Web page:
She came back and had me go on the paper-lined bed. I squeezed Brian’s hand as she inserted the pills. Physically, although uncomfortable, it didn’t hurt. Emotionally, my heart screamed in agony. I looked Brian in the eyes as he stroked the back of my hand.

“This is happening.” I kept repeating. “This is happening. I don’t want this to be happening, but it’s happening.”

He nodded and squeezed my hand. 

Before we left, Deb held my hands and, meeting my eyes with her tear-filled ones, she said, “You are strong. I don’t know many women who would choose this option. I gave you my personal number, so let me know if you need anything.”

She gave us another hug before we left. I hung my head as I walked out, not wanting to make eye contact with the pictures of mother’s holding newborns on the wall or the pregnant women in the waiting room. . 

The next few hours passed by like a dream. My mother-in-law and thirteen-year-old sister-in-law, Lynnea, whom Charlotte adores, came. I cleaned, did laundry, and rested as we waited the few hours we were told it would take to start. Every time I went to the bathroom, I checked for blood. At 3:30PM, four and a half hours after the pills were inserted, the cramping started. I waited another half an hour to go to the bathroom, and there was indeed blood on the pad.

I let everyone know, and grabbed the heating pad as the pain started getting worse. It was then that Minette started fussing. I asked my mother-in-law to take them out, maybe go walk around the mall which has a small in-door playground for them, or take them to the library, but Minette fell asleep in the car practically before they left the driveway.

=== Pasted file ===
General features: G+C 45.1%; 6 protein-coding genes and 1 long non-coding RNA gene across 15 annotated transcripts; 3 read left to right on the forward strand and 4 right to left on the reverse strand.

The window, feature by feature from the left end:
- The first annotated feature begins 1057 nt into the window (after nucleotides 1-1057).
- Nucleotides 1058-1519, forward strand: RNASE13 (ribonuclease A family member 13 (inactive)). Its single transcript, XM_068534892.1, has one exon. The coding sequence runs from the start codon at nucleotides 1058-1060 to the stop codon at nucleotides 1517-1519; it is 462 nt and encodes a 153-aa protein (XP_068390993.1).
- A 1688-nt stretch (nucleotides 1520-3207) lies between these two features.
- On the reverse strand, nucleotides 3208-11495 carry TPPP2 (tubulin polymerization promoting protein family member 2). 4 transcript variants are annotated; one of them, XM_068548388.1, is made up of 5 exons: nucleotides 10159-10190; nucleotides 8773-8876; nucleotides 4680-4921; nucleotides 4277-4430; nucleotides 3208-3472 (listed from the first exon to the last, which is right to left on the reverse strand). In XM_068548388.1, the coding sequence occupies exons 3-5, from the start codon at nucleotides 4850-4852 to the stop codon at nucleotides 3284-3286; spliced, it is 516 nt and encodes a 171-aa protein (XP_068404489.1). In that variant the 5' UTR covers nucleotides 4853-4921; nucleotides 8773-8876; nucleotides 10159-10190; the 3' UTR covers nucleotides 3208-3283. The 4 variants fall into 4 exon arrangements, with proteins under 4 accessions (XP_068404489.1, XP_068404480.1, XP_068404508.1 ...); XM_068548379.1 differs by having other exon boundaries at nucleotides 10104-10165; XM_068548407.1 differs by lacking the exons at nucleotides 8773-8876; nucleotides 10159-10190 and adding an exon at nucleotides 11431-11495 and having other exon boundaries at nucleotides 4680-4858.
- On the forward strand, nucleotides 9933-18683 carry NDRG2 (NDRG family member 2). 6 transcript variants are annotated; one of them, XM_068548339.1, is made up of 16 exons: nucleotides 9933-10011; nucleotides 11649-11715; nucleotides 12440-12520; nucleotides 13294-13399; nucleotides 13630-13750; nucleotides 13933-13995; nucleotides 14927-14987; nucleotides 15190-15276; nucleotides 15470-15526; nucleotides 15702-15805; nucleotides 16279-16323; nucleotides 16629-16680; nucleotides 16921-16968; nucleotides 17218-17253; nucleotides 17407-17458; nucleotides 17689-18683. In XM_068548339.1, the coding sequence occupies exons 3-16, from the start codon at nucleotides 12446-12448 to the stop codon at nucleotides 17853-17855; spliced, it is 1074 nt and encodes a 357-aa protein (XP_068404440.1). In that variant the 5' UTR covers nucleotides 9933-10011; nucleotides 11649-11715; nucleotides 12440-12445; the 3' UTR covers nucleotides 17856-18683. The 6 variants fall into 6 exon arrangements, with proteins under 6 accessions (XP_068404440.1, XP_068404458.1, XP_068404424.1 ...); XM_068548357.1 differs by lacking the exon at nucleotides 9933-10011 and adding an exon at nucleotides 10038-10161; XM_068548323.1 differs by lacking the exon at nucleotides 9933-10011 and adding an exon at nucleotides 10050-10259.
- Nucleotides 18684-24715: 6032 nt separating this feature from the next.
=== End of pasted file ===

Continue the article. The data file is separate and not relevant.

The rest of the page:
As soon as they were gone, I drew up a bath and got in. Both my mother and Brian asked me if I wanted anything, but there was little to be done. 

“I’m probably getting in the tub too early because it’s not that painful yet, but I really want a bath to help relax.”

“That’s fine.” My mother comforted me and went to do my laundry.

Brian stood by my side and held my hand in the tub as we waited for the cramping to increase or blood to start pouring. After about an hour, I just couldn’t get comfortable and my back started to hurt more, so I figured it would be a good time to get out and try using just the heating pad. 

Feeling the need to use the toilet, I sat down and did so when I felt a gush of fluid.

“No!” I put my hands underneath me to catch anything that would fall out, and sat back in the slowly draining tub. 

Brian, who had been fixing the bed for me came back in the bathroom and asked if I was alright.

“I think my water just broke.” 

“Is there blood.”

“Not really.”

He nodded and went to finish the preparation.